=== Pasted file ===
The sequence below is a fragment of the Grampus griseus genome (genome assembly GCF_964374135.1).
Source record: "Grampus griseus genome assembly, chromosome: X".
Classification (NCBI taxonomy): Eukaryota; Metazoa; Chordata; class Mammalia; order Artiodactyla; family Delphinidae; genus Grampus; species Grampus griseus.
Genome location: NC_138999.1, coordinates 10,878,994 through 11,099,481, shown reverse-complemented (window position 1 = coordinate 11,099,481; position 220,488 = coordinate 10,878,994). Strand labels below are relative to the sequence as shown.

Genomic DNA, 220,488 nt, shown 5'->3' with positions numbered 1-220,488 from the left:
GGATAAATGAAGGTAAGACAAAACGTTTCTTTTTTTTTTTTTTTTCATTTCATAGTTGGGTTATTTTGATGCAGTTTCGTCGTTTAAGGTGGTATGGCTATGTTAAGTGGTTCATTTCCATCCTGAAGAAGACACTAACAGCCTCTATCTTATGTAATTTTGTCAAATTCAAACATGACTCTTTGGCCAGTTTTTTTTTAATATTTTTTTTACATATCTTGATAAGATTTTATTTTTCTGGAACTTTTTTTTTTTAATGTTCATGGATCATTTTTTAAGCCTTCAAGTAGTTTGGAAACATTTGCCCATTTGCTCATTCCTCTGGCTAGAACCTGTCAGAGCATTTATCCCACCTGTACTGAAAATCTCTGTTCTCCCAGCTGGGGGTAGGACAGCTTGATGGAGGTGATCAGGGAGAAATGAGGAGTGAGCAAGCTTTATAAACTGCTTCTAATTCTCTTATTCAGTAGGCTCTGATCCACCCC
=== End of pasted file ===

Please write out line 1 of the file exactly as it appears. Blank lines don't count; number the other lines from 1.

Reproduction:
The sequence below is a fragment of the Grampus griseus genome (genome assembly GCF_964374135.1).